Monday, September 10, 2012

Topics: Tale of the Tape, 1142 Dean Street

Readers of the blog and serious buyers in Crown Heights are no strangers to the 2-Family frikkin' castle that is 1142 Dean Street.  After its sale last month, the listing broker Michael Corley contacted us to give a little behind the scenes glimpse into what he called one of the strangest sales he's encountered in 10 years of doing real estate.  Amidst rumors and broker hijinks, Corley had 40 showings and fielded 33 offers in 29 days, ranging from $750K to $1.095M, and was able to execute the sale at a very reasonable $930K in a timely manner.

We first entered 1142 Dean Street with Platinum Members on a freezing day in December last year.  The list price at that time was $999K.  We were told there was already an offer around $950K-$975K, and that any offers would have to exceed that for consideration.  We were floored by the beautiful interior, the size, the wood, the stained-glass windows, the pocket doors, the interior staircase giving the front bedrooms the entire width of the building, everything.  5 stories of amazingly-maintained beauty on a healthy 20' x 50' flooplate?  These pictures don't even do it justice:

Platinum Members passed on it, the existing offer went in contract, and late-comers thought they'd missed it.  But "it ain't over 'til it's over".  Contracts do fall through, and sometimes buyers get a 2nd chance at a place - as Platinum Members had when gems like 270 Sterling Place and 71 Irving Place had their contracts fall through.  In fact, as we speak, there are some Crown Heights winners back on the market ready for a 2nd chance.

Barbara Haynes, the listing agent at the time, notified us that the contract had fallen through and they were now accepting offers again.  But her time was up just a few weeks later, and Corley was commissioned to be the exclusive listing agent on the sale

Corley was reluctant to take the listing since he felt it had been overexposed.  Many are familiar with a version of the graph that depicts real estate activity is highest when a listing is new & fresh, and recedes as time goes on:

Corley says 75% of those interested in 1142 Dean during his time as the listing agent were people who had already seen it before.  Corley says he only takes listings that are priced appropriately, "not collect trophies".  He says his firm has never had a listing for over 90 days before executing a sales contract.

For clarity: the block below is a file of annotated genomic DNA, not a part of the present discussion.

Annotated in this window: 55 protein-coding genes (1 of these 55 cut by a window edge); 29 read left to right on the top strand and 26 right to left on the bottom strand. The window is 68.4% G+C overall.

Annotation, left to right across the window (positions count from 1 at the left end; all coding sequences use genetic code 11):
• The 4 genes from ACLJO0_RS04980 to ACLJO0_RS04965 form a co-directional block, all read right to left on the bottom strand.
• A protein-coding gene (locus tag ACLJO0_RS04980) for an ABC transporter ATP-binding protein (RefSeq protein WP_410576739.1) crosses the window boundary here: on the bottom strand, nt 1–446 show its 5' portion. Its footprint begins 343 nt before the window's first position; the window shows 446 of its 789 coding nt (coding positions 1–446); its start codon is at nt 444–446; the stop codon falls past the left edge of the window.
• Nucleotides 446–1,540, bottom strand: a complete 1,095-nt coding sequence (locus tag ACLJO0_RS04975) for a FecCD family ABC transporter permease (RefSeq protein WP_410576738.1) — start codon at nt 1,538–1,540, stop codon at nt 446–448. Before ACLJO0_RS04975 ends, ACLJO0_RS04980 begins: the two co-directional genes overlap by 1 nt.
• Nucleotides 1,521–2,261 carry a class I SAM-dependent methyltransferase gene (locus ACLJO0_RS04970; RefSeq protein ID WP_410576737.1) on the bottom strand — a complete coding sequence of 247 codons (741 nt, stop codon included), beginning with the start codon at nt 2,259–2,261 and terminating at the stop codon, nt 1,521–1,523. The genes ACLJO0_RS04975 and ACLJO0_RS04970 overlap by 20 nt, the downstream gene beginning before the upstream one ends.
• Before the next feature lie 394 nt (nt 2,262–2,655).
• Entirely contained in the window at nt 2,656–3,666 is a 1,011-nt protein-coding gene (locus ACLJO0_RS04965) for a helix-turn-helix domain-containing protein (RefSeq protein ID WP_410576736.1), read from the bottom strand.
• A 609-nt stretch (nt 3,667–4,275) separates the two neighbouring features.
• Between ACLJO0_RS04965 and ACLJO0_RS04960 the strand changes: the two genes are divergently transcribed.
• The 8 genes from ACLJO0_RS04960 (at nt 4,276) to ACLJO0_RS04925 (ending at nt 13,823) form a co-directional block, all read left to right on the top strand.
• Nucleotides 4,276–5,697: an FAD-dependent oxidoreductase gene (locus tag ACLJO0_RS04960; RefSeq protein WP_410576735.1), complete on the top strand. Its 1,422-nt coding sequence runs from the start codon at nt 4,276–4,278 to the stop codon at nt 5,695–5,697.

In addition to potential overexposure, there was a rumor-mill circling 1142 Dean Street.  Many had told us they'd heard stories such as "the seller held on to the previous bidder's earnest money deposit."  Corley adds that firms were spreading other rumors saying the seller couldn't actually convey title.  Corley tells us that it simply came down to a particular title company needed to be used because of a previous husband/wife conveyance that few title companies would touch.  So, whereas traditionally the buyer's attorney chooses the title company, the seller was designating the particular title company that could do this deal.

In addition to the rumors, this deal featured brokers behaving badly (any shock there?).  Corley received inquiries from brokers at major firms pretending to be buyers.  These joker brokers went as far as to create fake e-mail addresses to perform their sneaky operations.  Some even tried negotiating with the owner directly, even though Corley had the exclusive - a huge no-no in the highly-regulated world of REBNY (the real estate board to which those brokers belong).  One by-product of these hijinks was a dispute as to whose buyers were whose, which is an easy trap in this industry even when things are done with more transparency than sneakiness.  In the end, however, Corley ended up co-broking the deal with a fair commission split with some of the very joker brokers misbehaving.  Compare that to your brokers running around with questionable methods for assuring themselves as much commission as possible by angling for both sides of the deal, while failing to honor their fiduciary responsibility to their clients.

How on Earth did an offer of $1.095M get passed up in favor of a $930K offer?  The highest offer was contingent on another sale, which is a huge no-no, especially after a commitment letter and contract had fallen through previously on this deal.  Other bidders who had come up from $850K to $935K at the last minute were already too late to the party when Corley had a firm offer the seller was ready to proceed with.  Yes, that's right, even during the exact same time that the smaller, jankier 1139 Dean Street came out directly across the street for $1.149M and went in contract in a matter of weeks, some people still thought it was time to bid $750K-$850K on 1142 Dean.  In the end, the sellers even threw in the pool table as one of the negotiating pieces, and everyone was happy:

It's refreshing to see a truly professional broker who's actually working in the best interest of their client, and not worried about petty details like co-broking affecting their bottom line.  A lot more than we can say for some of these folks - even at the top firms - giving the industry a bad name.

1 comment:

  1. I cosign on the Corleys -- they're some of the most upstanding and honest brokers I've ever met. Michael was the seller's broker when I was buying a place in South Crown Heights, and now I'm glad to say that he and his family are my neighbors.

    The Corleys sure see a lot of interesting deals in the 'hood and I'm glad they were able to get this one nailed down too. Interesting story!